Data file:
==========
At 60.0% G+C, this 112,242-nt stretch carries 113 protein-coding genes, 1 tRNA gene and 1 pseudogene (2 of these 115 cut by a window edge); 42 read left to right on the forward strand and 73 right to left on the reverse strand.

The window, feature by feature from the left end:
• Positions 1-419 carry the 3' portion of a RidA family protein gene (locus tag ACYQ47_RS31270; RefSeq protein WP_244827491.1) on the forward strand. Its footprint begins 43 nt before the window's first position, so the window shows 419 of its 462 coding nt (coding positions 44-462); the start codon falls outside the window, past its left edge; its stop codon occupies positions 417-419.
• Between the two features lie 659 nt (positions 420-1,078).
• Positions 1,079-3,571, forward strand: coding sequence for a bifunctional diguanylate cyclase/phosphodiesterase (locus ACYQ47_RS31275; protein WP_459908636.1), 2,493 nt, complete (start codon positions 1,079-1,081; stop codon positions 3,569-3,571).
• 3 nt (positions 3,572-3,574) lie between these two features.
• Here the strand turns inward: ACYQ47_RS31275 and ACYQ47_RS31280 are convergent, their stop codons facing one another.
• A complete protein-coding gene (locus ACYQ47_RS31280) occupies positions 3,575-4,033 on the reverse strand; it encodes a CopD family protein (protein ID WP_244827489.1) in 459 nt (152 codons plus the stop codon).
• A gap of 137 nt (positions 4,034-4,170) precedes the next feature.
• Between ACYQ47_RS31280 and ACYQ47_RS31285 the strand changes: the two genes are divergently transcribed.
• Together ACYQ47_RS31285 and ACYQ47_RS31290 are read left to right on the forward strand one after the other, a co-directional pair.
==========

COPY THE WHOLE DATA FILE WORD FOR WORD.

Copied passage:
At 60.0% G+C, this 112,242-nt stretch carries 113 protein-coding genes, 1 tRNA gene and 1 pseudogene (2 of these 115 cut by a window edge); 42 read left to right on the forward strand and 73 right to left on the reverse strand.

The window, feature by feature from the left end:
• Positions 1-419 carry the 3' portion of a RidA family protein gene (locus tag ACYQ47_RS31270; RefSeq protein WP_244827491.1) on the forward strand. Its footprint begins 43 nt before the window's first position, so the window shows 419 of its 462 coding nt (coding positions 44-462); the start codon falls outside the window, past its left edge; its stop codon occupies positions 417-419.
• Between the two features lie 659 nt (positions 420-1,078).
• Positions 1,079-3,571, forward strand: coding sequence for a bifunctional diguanylate cyclase/phosphodiesterase (locus ACYQ47_RS31275; protein WP_459908636.1), 2,493 nt, complete (start codon positions 1,079-1,081; stop codon positions 3,569-3,571).
• 3 nt (positions 3,572-3,574) lie between these two features.
• Here the strand turns inward: ACYQ47_RS31275 and ACYQ47_RS31280 are convergent, their stop codons facing one another.
• A complete protein-coding gene (locus ACYQ47_RS31280) occupies positions 3,575-4,033 on the reverse strand; it encodes a CopD family protein (protein ID WP_244827489.1) in 459 nt (152 codons plus the stop codon).
• A gap of 137 nt (positions 4,034-4,170) precedes the next feature.
• Between ACYQ47_RS31280 and ACYQ47_RS31285 the strand changes: the two genes are divergently transcribed.
• Together ACYQ47_RS31285 and ACYQ47_RS31290 are read left to right on the forward strand one after the other, a co-directional pair.